The mindset required to complete an event like this can be summed up by the guy’s answer to my question:
“Do bee stings affect running?”
“Does it matter?”
After AS#3, there were some gunshots in the woods, and while I don’t traditionally keep track of hunting seasons I assumed that was the explanation. An older man—who was already bleeding from an apparently nasty fall—was running in front of me as we were passing another pristine lake with birds resting calmly on the water nearby when all of a sudden my body impulsively froze after hearing a gunshot aimed at the birds less than 50 yards from us; the bleeding man, the flock and I didn’t wait around to investigate. If getting stung by bees was low on my list of things to expect, guns were even lower.
I didn’t listen to music, and I only saw 2 people on the course with headphones. Part of the reason is simplicity, because that is one more thing you have to keep up with, but mainly this is a unique experience that is worthy of full attention. I came a long way for this, and good or bad, I wanted to savor the moment.
A veteran ultra-marathoner I ran with for a few miles said, “At Mile 26, you want to feel about the same as you did when you started the race.” That was true as of Mile 20, but when I returned to Olallie Lake (Aid Station #4) at Mile 26, although I felt as good as I could have expected to feel, it wasn’t like I did at the beginning. By then, Paul had arrived—he drove down that morning from Seattle to pace me for the last 30 miles. He rode with my dad to the other aid stations and would ultimately try to get as much sleep as possible before it was time to join me at the Clackamas Ranger Station (AS#12, Mile 71). He was going to have an unusual day. Because of the uncertainty around how I’d feel late in the race, who knows what time I would be there? The range was probably midnight to 6:00am. Imagine trying to get a decent night’s sleep before running 30 miles when your alarm may go off at any time over a 6-hour period and you need to be ready to run an ultra-marathon as soon as you woke up.
Spirits were high until I left AS#5 (Mile 29.65). This is when the race really starts because you won’t see your pit crew again until AS#9 (Mile 55), 25 miles later. My stomach started to hurt while I was trying to force a chicken quesadilla down, knowing I needed to get calories early on to set the foundation for the rest of the day, while walking a seemingly never-ending incline. When studying the course map and elevation changes, the big mountains draw the most attention. The little ridges in the chart go unnoticed, until you’re on them. I would get into a good rhythm then meet a hill, all but forcing me to walk it. I was alone for an hour or two.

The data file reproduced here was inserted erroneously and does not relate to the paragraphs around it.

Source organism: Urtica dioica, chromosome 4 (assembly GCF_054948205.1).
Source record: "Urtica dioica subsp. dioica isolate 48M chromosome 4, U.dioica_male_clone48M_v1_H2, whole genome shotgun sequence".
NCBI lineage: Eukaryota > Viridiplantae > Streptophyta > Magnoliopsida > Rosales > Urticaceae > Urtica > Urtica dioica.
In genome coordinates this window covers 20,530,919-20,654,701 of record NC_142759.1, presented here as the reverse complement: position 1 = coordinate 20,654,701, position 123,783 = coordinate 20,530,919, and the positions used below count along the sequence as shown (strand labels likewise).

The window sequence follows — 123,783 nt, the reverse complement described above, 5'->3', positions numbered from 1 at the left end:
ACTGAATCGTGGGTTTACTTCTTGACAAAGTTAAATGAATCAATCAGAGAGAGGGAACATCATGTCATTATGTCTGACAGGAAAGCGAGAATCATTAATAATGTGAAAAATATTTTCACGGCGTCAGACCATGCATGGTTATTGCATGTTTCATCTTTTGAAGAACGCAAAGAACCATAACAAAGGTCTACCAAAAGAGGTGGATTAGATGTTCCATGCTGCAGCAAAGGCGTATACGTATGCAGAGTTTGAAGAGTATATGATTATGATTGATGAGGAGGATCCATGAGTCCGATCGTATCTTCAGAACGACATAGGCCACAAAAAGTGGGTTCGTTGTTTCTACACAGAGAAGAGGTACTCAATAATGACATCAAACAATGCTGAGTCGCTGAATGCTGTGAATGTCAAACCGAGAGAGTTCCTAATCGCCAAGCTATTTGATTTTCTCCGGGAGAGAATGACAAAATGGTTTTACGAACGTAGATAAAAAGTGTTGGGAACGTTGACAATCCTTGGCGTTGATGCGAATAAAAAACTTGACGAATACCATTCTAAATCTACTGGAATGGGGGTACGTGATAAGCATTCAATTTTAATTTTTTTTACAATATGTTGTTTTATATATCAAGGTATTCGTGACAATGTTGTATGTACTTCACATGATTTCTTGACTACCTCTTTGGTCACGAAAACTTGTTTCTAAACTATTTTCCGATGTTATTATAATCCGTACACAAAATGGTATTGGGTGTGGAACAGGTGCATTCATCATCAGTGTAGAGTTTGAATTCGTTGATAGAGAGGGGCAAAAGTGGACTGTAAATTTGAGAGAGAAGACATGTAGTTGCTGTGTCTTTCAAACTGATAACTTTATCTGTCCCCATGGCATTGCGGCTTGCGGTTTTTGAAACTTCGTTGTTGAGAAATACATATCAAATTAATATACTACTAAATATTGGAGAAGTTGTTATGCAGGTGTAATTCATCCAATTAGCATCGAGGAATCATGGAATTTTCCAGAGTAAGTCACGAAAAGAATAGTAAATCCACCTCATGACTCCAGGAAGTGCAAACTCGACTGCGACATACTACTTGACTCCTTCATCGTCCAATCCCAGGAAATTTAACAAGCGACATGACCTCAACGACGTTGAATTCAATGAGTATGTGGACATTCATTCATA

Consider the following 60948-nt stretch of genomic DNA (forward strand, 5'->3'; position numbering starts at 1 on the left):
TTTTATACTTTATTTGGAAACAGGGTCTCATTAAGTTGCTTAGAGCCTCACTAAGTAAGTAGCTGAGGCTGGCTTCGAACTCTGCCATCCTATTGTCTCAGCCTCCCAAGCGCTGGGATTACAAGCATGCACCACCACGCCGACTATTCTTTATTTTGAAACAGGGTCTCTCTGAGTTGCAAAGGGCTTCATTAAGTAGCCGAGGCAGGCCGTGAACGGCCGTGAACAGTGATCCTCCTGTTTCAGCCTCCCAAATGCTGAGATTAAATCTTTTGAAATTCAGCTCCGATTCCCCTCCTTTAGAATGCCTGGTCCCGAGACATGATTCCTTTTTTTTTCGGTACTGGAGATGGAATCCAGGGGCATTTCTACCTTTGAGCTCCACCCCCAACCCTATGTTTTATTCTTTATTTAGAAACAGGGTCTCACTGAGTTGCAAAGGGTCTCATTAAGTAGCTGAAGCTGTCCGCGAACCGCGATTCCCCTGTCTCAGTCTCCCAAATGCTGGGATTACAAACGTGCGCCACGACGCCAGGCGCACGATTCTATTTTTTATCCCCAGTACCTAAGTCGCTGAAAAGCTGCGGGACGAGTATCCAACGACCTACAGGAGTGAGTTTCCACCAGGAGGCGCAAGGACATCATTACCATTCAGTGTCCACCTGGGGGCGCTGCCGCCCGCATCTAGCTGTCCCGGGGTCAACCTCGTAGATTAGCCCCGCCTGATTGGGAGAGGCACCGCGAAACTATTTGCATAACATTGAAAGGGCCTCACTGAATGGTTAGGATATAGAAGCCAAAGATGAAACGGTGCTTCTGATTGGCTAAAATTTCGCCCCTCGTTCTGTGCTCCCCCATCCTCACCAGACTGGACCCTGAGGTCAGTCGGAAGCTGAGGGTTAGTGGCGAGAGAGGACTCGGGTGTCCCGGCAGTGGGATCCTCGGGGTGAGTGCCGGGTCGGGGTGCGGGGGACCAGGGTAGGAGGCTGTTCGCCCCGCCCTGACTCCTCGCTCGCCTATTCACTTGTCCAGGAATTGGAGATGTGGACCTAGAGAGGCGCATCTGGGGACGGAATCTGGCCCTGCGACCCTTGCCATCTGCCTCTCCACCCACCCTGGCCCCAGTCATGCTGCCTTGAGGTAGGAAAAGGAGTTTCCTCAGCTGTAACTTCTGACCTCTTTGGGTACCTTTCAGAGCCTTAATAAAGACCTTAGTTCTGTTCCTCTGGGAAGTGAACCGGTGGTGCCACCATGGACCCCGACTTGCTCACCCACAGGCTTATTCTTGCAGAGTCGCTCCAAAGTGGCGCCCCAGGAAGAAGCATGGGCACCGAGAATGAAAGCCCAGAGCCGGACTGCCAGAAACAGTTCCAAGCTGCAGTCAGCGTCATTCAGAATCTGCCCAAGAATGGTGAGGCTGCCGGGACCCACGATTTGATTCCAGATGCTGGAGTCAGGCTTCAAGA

During a stretch in the late afternoon, I noticed one of my water bottles was missing. It is the exact panic you would experience if the gates were closing to your flight and you couldn’t find your cell phone. I went back to look for it and the sun was setting. I didn’t want to think about the potential implications of not finding it. Within 5 minutes, I saw a woman was walking up the hill towards me holding it. We can board the plane.
Regarding technical trail running, everywhere you put your foot matters. I estimate that stepping on a rock or tree root impacts the bottom of your feet as much as running 2 additional miles.
The most depressing part of the race was the stretch from Mile 45 to 55. At Warm Springs (AS#7), my feet hurt. By feet I mean the ball of my right foot and by hurt I mean I started to breathe differently when my foot hit the ground. And it wasn’t just my feet. If my knees or leg muscles felt that way on a normal run, I would have stopped and taken at least a day off. You’d like to think that by crossing the 50-mile mark at AS#8 you can breathe a sigh of relief, “over halfway”. Unfortunately, that little vessel of satisfaction smashes against the rocks of reality when your GPS watch ticks to 54.01 miles over an hour later, and you realize you have over 46 miles left to run. It started to feel like pointless torture.
Speaking of GPS watches, current technology allows for precision down to the foot, yet somehow the watches will vary from the aid station signage by up to 2 miles. This was particularly frustrating for me because it was another source of uncertainty and stress. It’s like life before Google Maps, if I had paper directions and they said turn at the road on the right in 1 mile, and my odometer showed I had been driving for 2 miles with no roads on the right.
The aid stations are complicated to strategize around because they are both necessary and disruptive. Each minute spent at one is one minute not spent getting closer to the Finish Line. But if you don’t spend enough time there, what do you have to look forward to when you head to the next one? If you don’t get enough energy and rest, do you jeopardize finishing the race? The only place time goes faster than at an aid station is in one of those game show tanks with money blowing around. The elites will aim to spend 2 minutes or less at each one, which is about how long it takes me to get the 3 water bottles out of my pack, hand them to a volunteer to be filled, and put back into their pockets. If you change a piece of clothing or socks, add 3 minutes.